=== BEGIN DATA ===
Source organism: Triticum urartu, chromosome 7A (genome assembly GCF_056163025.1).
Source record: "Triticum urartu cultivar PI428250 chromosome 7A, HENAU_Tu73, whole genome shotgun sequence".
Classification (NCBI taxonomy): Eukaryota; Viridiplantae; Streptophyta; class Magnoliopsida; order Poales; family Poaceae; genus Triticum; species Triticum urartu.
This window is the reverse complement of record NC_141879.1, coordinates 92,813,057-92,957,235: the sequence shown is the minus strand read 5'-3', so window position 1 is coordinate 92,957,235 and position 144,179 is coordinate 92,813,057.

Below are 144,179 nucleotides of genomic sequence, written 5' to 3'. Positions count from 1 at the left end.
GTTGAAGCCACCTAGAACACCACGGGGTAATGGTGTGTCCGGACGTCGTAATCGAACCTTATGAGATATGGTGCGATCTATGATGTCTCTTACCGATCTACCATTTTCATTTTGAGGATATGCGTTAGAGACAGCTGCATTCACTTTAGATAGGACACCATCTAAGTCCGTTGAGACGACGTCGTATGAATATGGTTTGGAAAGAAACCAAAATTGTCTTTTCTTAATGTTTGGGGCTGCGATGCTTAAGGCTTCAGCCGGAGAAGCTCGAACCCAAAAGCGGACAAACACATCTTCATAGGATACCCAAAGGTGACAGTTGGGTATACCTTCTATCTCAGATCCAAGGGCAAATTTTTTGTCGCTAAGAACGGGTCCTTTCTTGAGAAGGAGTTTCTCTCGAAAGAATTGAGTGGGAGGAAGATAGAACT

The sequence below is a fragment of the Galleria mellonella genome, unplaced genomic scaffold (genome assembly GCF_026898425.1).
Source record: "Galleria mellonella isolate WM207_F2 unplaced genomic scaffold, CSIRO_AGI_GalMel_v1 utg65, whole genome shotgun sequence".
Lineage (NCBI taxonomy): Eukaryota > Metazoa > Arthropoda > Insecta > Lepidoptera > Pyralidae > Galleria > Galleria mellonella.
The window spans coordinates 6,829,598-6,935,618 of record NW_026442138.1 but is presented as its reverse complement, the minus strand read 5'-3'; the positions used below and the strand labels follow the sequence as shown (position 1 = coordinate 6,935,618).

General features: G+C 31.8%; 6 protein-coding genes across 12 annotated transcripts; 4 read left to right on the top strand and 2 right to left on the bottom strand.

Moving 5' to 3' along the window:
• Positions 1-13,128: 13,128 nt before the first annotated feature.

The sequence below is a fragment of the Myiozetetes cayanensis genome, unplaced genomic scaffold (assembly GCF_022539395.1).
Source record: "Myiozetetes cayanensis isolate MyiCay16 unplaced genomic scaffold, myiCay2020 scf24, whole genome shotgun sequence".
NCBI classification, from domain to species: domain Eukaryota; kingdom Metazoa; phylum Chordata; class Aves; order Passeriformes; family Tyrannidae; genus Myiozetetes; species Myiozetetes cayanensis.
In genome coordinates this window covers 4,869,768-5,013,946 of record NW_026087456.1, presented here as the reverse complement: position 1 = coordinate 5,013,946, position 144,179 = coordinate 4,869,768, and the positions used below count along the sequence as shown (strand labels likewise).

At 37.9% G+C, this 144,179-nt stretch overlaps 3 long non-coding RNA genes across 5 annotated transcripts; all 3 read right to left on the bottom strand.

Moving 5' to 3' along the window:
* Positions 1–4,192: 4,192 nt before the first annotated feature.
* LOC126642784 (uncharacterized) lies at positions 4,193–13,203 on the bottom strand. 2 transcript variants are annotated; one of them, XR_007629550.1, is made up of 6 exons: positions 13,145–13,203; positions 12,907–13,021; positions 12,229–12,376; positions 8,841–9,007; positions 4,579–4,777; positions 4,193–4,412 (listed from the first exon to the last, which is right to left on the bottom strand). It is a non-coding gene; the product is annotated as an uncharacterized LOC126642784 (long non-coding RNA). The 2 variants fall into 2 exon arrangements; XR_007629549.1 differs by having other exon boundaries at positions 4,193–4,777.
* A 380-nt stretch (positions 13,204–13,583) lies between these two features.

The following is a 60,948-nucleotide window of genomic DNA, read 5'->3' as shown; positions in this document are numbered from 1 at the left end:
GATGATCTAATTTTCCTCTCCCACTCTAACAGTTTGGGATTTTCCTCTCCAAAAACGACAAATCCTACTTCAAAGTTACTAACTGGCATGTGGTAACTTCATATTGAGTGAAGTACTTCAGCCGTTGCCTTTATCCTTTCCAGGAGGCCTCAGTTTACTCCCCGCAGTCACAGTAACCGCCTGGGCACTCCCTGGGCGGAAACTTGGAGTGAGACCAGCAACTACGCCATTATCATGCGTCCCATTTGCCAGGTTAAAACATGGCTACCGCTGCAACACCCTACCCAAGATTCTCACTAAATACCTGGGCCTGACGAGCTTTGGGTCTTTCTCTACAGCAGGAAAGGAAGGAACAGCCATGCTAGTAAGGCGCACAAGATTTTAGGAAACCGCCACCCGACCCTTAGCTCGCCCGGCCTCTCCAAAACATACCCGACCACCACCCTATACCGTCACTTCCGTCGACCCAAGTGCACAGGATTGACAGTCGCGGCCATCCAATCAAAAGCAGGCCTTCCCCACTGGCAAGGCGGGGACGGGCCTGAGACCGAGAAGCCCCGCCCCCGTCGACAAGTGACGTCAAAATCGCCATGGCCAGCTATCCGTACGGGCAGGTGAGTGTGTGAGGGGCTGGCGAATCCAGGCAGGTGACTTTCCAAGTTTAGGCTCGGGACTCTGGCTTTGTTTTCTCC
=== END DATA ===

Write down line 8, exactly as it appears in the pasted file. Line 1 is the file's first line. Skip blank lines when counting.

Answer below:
Source record: "Galleria mellonella isolate WM207_F2 unplaced genomic scaffold, CSIRO_AGI_GalMel_v1 utg65, whole genome shotgun sequence".